A riot, yet another ill—conceived revolution. The floor? There were odd—shaped bulges in his neck; clearly something terrible was taking place underneath his skin. The people here are all in a bad way and their clinging misfortunes have physically misshaped them. Mine have too; my face looks like a withered grape, my body the vine.

I waved the prisoner away and continued listening to the routine chaos of the mob. I sat on my bed and became mesmerized by the glow from burning mattresses illuminating the corridor, only to be interrupted by two grim, unshaven inmates who strode into my cell and stared at me as if I were a mountain view. I said that I was. Both prisoners let out deep, unsettling laughs that sounded like the tearing of denim.

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The taller one pushed me aside and yanked the mattress from my bed while the other stood as if frozen and waiting to thaw. Holding it between them, the prisoners paused at the door.

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Toshikazu Kawaguchi. As I said earlier, this theme is cast on two people with an extreme, quasi-religious belief in nihilism, giving the book a potent flavor that is serious while still being, at most times, comic:. It will know what I know, all my mistakes. It is vivacious, visceral, tortuously tragic and startlingly funny. August 14th, 0 Comments. The existing Open Comments threads will continue to exist for those who do not subscribe to Independent Premium. I think Trevor got the better deal — I set high expectations for this book and ended up being severely disappointed.

Man and his codes! He muttered something in a foreign tongue to his cohort, who laughed as they left. The wasted effort helps me see the positives of imprisonment. Here we have someone visible to blame—someone wearing shiny boots.

Because out there in the real world, freedom means you have to admit authorship, even when your story turns out to be a stinker. Negotiating with memories isn't easy: how to choose between those panting to be told, those still ripening, those already shriveling, and those destined to be mangled by language and come out pulverized? One thing's for sure: not writing about my father would take a mental effort that's beyond me. All my non-Dad thoughts feel like transparent strategies to avoid thinking about him.

And why should I avoid it anyway? My father punished me for existing, and now it's my turn to punish him for existing. It's only fair. But the real difficulty is, I feel dwarfed by our lives.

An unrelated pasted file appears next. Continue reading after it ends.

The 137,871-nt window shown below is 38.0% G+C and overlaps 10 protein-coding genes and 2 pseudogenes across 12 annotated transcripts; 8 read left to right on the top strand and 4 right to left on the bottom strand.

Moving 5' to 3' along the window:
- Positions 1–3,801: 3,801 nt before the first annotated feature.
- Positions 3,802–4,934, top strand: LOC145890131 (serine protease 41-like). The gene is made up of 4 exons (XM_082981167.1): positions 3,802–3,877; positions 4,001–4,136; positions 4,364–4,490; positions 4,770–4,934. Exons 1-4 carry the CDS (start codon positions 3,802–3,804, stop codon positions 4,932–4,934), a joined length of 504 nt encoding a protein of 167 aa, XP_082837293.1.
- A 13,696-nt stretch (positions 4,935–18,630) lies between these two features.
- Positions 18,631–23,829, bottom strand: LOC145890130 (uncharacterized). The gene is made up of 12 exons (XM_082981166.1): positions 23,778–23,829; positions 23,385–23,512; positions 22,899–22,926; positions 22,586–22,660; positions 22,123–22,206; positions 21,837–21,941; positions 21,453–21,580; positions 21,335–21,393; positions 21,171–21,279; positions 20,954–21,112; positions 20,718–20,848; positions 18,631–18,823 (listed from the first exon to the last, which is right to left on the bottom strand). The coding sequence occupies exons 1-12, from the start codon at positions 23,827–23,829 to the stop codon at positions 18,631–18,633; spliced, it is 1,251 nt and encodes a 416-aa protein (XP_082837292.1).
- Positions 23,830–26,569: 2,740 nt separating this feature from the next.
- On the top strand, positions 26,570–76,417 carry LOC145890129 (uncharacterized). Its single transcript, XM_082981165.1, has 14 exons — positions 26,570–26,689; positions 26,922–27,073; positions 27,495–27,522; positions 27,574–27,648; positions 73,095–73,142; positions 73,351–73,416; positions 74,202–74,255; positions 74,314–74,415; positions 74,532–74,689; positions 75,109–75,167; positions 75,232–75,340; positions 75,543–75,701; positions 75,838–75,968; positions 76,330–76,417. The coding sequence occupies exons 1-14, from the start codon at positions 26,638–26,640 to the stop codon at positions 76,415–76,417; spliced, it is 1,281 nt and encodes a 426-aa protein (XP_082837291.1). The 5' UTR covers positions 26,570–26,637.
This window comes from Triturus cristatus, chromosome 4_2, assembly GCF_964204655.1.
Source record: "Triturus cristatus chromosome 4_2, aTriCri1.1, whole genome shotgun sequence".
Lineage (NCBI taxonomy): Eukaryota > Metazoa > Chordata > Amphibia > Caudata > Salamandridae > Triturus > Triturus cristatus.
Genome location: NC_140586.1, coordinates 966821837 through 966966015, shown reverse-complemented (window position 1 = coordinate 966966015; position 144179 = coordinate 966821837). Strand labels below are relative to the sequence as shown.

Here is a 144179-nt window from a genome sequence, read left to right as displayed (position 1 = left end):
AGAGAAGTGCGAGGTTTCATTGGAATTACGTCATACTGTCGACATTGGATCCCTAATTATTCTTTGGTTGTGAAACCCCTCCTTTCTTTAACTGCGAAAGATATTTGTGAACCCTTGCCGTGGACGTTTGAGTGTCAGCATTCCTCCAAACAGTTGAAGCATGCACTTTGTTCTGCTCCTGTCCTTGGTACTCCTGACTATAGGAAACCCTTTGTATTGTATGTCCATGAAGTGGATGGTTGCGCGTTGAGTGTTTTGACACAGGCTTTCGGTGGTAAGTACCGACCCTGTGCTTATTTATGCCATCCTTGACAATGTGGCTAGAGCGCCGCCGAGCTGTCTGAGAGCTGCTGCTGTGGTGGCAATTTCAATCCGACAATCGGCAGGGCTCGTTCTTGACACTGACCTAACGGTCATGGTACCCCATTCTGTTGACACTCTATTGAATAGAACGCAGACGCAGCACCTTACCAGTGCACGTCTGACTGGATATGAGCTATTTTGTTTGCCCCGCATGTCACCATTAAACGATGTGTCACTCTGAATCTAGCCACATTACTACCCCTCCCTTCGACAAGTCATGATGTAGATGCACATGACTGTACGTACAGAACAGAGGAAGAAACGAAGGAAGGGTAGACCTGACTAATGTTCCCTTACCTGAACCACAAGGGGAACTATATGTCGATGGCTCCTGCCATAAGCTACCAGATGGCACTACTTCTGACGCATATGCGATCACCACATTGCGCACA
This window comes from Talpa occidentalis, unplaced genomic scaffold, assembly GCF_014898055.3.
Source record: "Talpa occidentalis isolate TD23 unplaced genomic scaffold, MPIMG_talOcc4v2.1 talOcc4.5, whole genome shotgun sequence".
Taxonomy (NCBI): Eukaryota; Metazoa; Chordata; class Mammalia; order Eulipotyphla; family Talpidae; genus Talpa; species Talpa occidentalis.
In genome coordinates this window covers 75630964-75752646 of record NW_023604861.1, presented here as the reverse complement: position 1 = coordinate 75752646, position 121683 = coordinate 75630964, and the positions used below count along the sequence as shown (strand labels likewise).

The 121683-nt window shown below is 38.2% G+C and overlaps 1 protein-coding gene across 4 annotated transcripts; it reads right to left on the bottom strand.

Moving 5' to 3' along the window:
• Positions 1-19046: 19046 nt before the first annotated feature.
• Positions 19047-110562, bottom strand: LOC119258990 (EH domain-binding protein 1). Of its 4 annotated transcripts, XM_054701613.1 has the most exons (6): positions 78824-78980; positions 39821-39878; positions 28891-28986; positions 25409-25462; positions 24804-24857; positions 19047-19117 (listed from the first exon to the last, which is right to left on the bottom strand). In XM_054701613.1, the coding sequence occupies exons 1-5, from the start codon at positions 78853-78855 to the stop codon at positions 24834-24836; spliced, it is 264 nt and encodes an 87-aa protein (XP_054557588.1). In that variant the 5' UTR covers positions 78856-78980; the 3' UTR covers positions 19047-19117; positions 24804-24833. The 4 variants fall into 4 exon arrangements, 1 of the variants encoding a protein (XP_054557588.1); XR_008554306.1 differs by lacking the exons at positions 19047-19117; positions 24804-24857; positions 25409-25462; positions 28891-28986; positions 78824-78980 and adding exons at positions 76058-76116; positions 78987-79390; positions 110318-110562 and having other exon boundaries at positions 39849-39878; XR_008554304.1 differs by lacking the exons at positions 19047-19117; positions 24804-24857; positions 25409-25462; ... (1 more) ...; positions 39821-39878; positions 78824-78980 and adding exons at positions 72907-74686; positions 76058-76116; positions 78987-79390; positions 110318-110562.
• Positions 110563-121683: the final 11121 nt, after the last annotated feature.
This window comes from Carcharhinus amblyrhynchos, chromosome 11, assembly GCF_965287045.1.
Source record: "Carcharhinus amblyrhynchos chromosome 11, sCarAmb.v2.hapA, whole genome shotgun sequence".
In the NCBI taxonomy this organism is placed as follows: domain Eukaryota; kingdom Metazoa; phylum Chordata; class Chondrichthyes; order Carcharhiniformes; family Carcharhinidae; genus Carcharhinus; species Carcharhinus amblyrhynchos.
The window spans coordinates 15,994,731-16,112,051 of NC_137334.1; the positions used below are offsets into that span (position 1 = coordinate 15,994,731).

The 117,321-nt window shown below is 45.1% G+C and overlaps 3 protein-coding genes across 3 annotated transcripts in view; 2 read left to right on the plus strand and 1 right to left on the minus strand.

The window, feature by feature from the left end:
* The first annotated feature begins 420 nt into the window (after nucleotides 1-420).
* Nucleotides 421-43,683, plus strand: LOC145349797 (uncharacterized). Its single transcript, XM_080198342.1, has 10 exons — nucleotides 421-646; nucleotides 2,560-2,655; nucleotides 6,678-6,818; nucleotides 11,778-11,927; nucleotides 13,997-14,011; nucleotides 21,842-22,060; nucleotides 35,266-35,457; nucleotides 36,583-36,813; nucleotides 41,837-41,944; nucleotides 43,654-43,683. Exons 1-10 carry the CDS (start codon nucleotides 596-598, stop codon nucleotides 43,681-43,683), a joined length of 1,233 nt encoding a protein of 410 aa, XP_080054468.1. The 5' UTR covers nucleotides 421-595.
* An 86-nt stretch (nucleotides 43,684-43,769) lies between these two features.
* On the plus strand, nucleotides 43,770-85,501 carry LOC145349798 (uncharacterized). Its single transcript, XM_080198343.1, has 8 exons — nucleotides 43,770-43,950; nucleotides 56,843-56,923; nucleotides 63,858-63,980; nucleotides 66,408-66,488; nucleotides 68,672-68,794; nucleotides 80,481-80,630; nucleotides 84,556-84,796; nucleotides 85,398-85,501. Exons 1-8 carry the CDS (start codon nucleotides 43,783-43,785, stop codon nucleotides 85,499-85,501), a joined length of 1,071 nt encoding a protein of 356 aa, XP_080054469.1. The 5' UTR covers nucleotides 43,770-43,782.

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They loom disproportionately large. We painted on a broader canvas than we deserved, across three continents, from obscurity to celebrity, from cities to jungles, from rags to designer rags, betrayed by our lovers and our bodies, and humiliated on a national then cosmic scale, with hardly a cuddle to keep us going.

We were lazy people on an adventure, flirting with life but too shy to go all the way. So how to begin to recount our hideous odyssey? Keep it simple, Jasper. Remember, people are satisfied-no, thrilled-by the simplification of complex events.

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And besides, mine's a damn good story and it's true. I don't know why, but that seems to be important to people. Personally, if someone said to me, "I've got this great story to tell you, and every word is an absolute lie! I guess I should just admit it: this will be as much about my father as it is about me.


I hate how no one can tell the story of his life without making a star of his enemy, but that's just the way it is. The fact is, the whole of Australia despises my father perhaps more than any other man, just as they adore his brother, my uncle, perhaps more than any other man. I might as well set the story straight about both of them, though I don't intend to undermine your love for my uncle or reverse your hatred for my father, especially if it's an expansive hatred. I don't want to spoil things if you use your hate to quicken your awareness of who you love.

Harry is hired by Martin to act as a mentor for Terry's fledgling criminal operation. As Harry's sanity deteriorates, Martin becomes his only confidante, and Harry asks him for help in publishing his vision, a textbook for criminals.